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The stability of a beam may be seriously reduced when the beam is supported on seat supports that prevent only the tension flange from deflecting laterally. The buckling mode will then be distortional, with local web distortions at the supports increasing the lateral deflections during buckling. An elastic finite element analysis of distortional buckling is verified in the paper against experimental results for partial end restraint. The elastic analysis is then used to evaluate the critical load of a beam on a seat support under moment gradient. An inelastic extrapolation of the distortional buckling analysis is compared with test results on hot-rolled beams and is then used to study the relationship between the slenderness and inelastic buckling strength of a beam with a seat support. M.A. Bradford
Mr A. C. G. Hayward (F) (Cass Hayward & Partners): The new national steelwork document should be welcomed by most engineers in that they need expend less effort in writing a specification for what is a specialised product. Provided that the document is widely adopted, employers should benefit long term from more uniform pricing of steel fabrication, and it appears to be gaining acceptance. A unique specification always attracts higher rates, because of either lack of familiarity or the need for the fabricator to institute procedures (such as machine ending) extra to his normal production line.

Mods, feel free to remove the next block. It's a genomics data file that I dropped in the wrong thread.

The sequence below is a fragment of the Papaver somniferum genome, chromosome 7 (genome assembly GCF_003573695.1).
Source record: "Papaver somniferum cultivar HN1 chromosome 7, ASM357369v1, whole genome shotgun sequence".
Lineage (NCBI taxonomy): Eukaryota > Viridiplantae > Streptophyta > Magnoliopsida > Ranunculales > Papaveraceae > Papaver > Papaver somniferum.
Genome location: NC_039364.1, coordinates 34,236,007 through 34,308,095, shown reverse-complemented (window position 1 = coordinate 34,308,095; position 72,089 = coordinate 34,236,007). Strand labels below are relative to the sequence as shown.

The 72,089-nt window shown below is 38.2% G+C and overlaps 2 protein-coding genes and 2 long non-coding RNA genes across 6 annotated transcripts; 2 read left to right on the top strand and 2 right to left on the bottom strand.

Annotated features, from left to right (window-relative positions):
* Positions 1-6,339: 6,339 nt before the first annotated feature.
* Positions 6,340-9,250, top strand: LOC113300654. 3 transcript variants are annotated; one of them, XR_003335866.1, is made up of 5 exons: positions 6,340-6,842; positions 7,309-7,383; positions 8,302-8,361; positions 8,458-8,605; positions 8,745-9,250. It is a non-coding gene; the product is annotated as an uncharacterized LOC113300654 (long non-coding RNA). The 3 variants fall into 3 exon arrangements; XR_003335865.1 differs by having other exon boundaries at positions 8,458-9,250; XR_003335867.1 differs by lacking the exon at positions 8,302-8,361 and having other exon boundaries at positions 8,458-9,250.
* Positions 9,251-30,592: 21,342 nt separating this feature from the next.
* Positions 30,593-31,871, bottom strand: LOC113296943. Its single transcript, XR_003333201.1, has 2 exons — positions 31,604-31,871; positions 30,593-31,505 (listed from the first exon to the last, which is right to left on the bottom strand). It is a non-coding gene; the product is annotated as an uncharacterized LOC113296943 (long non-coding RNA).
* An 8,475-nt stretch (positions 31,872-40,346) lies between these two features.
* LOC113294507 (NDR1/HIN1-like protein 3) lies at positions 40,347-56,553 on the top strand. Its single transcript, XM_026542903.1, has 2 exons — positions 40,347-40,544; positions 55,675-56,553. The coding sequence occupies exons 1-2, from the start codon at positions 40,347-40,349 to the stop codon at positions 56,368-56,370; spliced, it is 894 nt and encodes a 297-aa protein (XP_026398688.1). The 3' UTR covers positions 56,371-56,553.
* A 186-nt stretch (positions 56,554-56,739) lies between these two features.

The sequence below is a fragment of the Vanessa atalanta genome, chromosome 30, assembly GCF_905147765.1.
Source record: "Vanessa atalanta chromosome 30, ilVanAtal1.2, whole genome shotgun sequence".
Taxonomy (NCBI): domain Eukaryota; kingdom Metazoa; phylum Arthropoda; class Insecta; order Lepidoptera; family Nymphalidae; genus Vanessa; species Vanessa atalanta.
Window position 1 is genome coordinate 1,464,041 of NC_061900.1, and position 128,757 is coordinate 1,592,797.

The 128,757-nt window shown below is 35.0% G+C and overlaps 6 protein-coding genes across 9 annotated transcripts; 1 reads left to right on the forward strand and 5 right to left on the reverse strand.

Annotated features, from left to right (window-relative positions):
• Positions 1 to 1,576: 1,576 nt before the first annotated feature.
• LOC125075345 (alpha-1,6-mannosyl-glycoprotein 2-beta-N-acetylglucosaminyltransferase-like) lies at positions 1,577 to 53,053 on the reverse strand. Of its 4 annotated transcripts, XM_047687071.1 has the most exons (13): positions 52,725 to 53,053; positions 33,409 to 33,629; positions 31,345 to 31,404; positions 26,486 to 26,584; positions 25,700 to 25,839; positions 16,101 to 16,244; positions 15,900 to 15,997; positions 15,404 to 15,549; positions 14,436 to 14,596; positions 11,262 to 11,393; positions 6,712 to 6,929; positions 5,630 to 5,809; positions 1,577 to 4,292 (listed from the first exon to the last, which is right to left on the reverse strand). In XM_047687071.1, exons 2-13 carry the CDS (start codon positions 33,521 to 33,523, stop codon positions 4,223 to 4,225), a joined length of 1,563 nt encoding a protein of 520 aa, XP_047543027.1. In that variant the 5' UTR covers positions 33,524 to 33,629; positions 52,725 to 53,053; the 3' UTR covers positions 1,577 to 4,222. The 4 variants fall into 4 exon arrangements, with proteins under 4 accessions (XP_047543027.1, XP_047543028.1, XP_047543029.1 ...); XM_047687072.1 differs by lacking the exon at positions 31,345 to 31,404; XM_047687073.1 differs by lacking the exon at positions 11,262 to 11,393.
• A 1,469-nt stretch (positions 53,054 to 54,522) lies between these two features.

Robert Tristram (G) writes: Some very interesting points have been raised by Dennis Waite and Donald Evans (5 September and 3 October). Few would disagree with the statement to the effect that Codes should be written for the acceptance of fools and the guidance of wise men. Also, it does seem that a great deal of innovative design is stifled by unimaginative and defensive approving authorities: the idea that an approving engineer might be of an altogether lower level of proficiency than the designer does give some cause for concern.